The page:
"If we need to require more non-essential activities to close in order to achieve this, we will have to do that. That is a matter of ongoing review by the Scottish Government right now."

She added: "At this stage people need to prioritise limiting the spread of this virus, and if we think as a Government that we need to go further in terms of the regulations and the legal restrictions, we will do that, because we have to cut interactions sufficiently to stop this virus spreading.

"If it takes more tough decisions... then that is what I will do.

"Because we see from case numbers, death numbers, pressure on our health service that we can not allow this virus to run away from us, the consequences of that are just too great."

With hospital numbers rising again during winter - traditionally the busiest time of the year for the health service - Ms Sturgeon described the NHS as being “under severe and increasing pressure."

She added: "The health service is extremely busy and of course that last few days, we've also had very icy weather so accident and emergency departments will be coping with falls and slips as well.

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"So we really can't emphasis enough the pressure that is on the health service and the role that all of us need to play to try to help alleviate that."

"Across the country the health service is under pressure and those working at the frontline are under significant pressure."

The First Minister warned every Scot who gets infected with the virus may need hospital care in future.

She added: "The more all of us stay at home and reduce the opportunities for the virus to spread, the more all of us help the NHS cope.

"Stay at home, protect the NHS, save lives. That is now just as important as it was last March and I ask everybody to take it just as seriously as all of us did back then."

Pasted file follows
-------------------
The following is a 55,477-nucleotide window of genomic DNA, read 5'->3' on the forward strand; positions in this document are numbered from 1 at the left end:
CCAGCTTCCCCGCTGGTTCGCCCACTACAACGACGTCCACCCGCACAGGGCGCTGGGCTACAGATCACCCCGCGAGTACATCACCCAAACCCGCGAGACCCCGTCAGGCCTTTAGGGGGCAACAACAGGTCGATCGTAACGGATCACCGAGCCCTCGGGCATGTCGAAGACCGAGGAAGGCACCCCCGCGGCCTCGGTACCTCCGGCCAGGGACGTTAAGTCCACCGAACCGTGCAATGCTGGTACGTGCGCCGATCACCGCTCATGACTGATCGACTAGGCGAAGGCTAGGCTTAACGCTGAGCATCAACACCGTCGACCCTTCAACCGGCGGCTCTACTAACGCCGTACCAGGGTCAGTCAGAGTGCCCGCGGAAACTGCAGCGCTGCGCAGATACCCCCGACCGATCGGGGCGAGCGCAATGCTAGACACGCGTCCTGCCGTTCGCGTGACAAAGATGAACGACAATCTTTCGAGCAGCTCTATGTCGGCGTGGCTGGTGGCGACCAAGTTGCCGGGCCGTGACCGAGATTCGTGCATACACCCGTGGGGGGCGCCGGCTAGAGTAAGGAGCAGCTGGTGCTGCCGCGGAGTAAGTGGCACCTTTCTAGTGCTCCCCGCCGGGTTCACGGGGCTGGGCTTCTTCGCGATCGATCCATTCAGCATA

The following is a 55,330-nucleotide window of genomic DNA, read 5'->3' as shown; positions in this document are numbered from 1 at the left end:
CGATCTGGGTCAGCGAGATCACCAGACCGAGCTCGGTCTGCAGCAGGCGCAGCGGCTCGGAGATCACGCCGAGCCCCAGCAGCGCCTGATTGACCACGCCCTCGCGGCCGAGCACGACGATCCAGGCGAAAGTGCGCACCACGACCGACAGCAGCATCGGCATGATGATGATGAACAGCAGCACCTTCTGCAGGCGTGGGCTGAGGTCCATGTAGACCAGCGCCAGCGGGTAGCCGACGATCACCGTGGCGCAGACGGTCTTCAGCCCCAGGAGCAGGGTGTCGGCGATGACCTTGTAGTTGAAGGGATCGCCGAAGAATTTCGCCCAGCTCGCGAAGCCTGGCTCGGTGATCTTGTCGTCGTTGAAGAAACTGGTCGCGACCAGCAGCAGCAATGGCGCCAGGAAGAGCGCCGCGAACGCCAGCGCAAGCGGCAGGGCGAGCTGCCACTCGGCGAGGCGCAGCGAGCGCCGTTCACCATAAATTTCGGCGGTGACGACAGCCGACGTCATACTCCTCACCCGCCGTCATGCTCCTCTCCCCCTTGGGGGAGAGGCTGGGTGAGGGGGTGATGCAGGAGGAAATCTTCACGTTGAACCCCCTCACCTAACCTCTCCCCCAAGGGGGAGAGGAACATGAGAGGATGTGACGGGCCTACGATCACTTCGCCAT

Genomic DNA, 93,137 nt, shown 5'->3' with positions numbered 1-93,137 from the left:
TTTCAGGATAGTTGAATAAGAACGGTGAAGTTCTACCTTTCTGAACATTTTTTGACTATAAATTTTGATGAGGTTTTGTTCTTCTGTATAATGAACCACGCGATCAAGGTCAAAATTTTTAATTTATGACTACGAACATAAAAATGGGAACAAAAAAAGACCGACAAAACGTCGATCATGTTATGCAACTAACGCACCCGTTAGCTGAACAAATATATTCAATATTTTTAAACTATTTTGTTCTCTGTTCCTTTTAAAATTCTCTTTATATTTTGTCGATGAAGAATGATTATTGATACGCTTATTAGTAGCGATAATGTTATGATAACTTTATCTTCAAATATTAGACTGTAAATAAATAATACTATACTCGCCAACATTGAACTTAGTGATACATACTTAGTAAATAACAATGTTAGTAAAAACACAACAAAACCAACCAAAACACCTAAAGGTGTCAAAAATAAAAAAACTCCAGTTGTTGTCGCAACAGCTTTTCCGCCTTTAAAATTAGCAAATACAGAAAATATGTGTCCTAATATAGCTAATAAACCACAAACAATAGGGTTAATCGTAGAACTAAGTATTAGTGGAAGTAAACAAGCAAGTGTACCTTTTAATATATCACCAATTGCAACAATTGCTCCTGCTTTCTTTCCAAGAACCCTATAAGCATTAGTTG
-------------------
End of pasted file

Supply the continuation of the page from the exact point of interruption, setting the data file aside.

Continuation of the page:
The Borders area, along with Greater Glasgow and Clyde, Lanarkshire and the Ayrshire and Arran regions are those under the most acute pressure.

But the First Minister said the NHS was under pressure across the whole country, urging Scots: "It needs all of us to help play our part in helping the heroes that work in it to cope and do the job they are doing in such difficult circumstances."

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Chief medical officer Dr Gregor Smith also spoke about the impact coronavirus was having on NHS staff.

He said: "I have colleagues right across community and hospital-based care that turn up every day, and I know how hard they are working just now and how tired they are. They have had not just a couple of weeks of hard work behind them, but actually this has been going on for months now.

"When I speak to them I recognise their unease and their anxiety at times about what they are faced with ahead, because there is some uncertainty for them when they turn up at work just how busy they are going to be and just exactly what they are going to be faced with over the day."